Karl Marx: Maybe too Cynical to be Demonized?

Ryan Cooper at The Week is looking for a rehabilitation:

Happy birthday to Karl Marx, who was born 200 years ago on May 5. He was the most astute and influential critic of capitalism in history — and also the most misunderstood.

It is long since time that Marx re-joined the community of ordinary intellectuals, considered as neither the terrifying harbinger of social upheaval, nor a secular pope with the eternally correct description of all human society. He was a genius, but in the end, only another human scholar with a brilliant but incomplete perspective.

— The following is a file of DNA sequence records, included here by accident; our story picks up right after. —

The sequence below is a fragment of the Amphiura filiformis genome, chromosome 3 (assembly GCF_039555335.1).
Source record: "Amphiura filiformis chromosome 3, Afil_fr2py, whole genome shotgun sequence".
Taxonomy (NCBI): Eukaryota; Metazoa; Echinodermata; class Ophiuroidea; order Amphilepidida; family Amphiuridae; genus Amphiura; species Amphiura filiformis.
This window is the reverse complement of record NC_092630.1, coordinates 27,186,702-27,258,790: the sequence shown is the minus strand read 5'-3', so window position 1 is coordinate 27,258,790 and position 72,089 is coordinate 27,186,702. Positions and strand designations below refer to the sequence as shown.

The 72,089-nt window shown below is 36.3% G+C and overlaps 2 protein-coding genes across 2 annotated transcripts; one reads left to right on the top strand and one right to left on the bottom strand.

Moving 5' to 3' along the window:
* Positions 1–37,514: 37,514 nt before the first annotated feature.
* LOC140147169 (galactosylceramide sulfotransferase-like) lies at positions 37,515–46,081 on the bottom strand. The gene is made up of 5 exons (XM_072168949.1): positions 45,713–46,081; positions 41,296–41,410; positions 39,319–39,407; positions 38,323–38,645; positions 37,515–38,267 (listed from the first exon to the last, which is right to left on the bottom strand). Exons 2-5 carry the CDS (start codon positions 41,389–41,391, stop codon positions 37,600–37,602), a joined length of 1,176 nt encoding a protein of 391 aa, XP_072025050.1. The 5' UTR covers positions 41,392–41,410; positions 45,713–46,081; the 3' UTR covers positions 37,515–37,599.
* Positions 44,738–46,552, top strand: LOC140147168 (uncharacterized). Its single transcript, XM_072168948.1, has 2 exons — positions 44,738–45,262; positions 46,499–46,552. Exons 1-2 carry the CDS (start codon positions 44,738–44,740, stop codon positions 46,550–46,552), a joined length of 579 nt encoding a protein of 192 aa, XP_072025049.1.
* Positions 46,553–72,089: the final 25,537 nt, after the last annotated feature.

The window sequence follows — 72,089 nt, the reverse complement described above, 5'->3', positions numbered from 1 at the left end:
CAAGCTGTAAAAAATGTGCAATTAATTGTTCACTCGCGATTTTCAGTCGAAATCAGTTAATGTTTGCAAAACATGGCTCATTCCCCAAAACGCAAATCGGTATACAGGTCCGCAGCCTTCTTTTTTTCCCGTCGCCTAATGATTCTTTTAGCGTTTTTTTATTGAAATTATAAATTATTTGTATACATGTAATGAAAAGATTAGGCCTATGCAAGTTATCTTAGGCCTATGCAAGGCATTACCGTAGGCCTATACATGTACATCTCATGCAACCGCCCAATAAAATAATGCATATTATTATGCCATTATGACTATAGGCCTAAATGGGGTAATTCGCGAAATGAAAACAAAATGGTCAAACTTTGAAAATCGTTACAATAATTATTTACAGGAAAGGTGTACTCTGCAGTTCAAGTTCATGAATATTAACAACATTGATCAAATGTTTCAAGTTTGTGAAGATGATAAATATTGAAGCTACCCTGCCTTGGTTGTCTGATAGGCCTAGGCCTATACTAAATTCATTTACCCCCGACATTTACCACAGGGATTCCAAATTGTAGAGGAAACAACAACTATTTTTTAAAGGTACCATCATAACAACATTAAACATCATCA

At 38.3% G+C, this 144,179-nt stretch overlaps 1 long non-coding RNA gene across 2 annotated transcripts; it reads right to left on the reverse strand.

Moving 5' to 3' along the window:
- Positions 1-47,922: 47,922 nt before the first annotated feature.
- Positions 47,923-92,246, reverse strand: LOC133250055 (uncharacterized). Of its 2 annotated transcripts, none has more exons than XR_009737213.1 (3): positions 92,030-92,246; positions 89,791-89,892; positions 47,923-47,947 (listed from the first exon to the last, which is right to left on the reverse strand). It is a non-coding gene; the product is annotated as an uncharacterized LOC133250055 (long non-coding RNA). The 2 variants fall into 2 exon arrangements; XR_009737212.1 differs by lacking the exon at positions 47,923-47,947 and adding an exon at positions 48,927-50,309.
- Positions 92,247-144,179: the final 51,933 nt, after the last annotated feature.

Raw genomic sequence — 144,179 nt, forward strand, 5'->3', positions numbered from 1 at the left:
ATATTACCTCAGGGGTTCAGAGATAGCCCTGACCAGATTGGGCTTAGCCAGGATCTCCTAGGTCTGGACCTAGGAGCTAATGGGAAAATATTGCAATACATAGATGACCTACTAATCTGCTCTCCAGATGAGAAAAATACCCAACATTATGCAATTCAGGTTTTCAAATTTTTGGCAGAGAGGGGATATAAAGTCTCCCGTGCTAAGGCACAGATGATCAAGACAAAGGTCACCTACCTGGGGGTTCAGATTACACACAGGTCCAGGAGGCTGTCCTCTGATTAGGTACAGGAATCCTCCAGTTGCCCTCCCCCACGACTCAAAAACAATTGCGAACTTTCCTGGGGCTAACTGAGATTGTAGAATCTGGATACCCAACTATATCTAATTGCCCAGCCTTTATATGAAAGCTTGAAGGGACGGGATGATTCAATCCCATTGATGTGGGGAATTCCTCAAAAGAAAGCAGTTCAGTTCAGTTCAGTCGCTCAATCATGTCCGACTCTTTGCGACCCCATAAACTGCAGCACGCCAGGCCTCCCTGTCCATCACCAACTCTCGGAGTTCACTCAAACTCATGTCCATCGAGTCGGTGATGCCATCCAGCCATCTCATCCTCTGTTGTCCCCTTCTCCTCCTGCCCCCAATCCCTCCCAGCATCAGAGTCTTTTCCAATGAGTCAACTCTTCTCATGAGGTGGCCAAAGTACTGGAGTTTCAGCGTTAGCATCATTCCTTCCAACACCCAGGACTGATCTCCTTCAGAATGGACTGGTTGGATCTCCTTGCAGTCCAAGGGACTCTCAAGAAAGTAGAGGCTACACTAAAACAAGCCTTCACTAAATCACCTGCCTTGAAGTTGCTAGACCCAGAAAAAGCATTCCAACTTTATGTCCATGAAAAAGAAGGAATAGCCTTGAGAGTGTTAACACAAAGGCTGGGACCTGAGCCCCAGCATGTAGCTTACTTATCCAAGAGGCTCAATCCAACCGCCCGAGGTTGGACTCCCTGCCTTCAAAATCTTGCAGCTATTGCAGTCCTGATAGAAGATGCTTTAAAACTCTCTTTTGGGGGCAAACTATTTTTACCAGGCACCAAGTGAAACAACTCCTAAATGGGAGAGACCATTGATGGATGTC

But consider this gem from Fritz Raddatz’ Karl Marx: A political biography:

After a heated argument, first humorous and then serious, as to who should do the chores in the state of the future, the lady of the house asked him: “I cannot picture you in an egalitarian period since your inclinations and habits are thoroughly aristocratic.”  “Neither can I, ” Marx replied, “those times must come  but we must be gone by then.”

Marx is a complicated figure whose life was neither pleasant nor pretty, as evidenced by this and this.  I highly recommend Raddatz’ biography; it more than anything else finally closed the door on me being a socialist or communist.

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